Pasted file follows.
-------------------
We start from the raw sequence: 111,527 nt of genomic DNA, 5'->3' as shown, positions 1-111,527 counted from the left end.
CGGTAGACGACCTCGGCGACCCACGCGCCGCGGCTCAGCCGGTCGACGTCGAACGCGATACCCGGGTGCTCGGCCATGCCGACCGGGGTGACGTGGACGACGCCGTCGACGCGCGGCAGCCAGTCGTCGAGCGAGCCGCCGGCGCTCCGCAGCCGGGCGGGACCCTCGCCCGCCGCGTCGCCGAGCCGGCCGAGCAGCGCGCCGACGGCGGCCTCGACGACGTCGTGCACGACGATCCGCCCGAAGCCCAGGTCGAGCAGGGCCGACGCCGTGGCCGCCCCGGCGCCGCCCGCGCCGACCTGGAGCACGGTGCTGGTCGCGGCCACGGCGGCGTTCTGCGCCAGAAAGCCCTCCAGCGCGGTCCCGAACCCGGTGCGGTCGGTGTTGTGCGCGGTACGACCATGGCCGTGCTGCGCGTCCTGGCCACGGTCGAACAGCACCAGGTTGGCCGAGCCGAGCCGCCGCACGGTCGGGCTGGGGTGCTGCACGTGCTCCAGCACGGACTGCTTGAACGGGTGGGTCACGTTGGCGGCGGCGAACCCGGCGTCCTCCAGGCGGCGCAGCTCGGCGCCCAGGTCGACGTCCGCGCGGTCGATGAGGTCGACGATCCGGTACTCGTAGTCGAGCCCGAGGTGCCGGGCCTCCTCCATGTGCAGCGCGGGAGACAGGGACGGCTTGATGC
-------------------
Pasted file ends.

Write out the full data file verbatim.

We start from the raw sequence: 111,527 nt of genomic DNA, 5'->3' as shown, positions 1-111,527 counted from the left end.
CGGTAGACGACCTCGGCGACCCACGCGCCGCGGCTCAGCCGGTCGACGTCGAACGCGATACCCGGGTGCTCGGCCATGCCGACCGGGGTGACGTGGACGACGCCGTCGACGCGCGGCAGCCAGTCGTCGAGCGAGCCGCCGGCGCTCCGCAGCCGGGCGGGACCCTCGCCCGCCGCGTCGCCGAGCCGGCCGAGCAGCGCGCCGACGGCGGCCTCGACGACGTCGTGCACGACGATCCGCCCGAAGCCCAGGTCGAGCAGGGCCGACGCCGTGGCCGCCCCGGCGCCGCCCGCGCCGACCTGGAGCACGGTGCTGGTCGCGGCCACGGCGGCGTTCTGCGCCAGAAAGCCCTCCAGCGCGGTCCCGAACCCGGTGCGGTCGGTGTTGTGCGCGGTACGACCATGGCCGTGCTGCGCGTCCTGGCCACGGTCGAACAGCACCAGGTTGGCCGAGCCGAGCCGCCGCACGGTCGGGCTGGGGTGCTGCACGTGCTCCAGCACGGACTGCTTGAACGGGTGGGTCACGTTGGCGGCGGCGAACCCGGCGTCCTCCAGGCGGCGCAGCTCGGCGCCCAGGTCGACGTCCGCGCGGTCGATGAGGTCGACGATCCGGTACTCGTAGTCGAGCCCGAGGTGCCGGGCCTCCTCCATGTGCAGCGCGGGAGACAGGGACGGCTTGATGC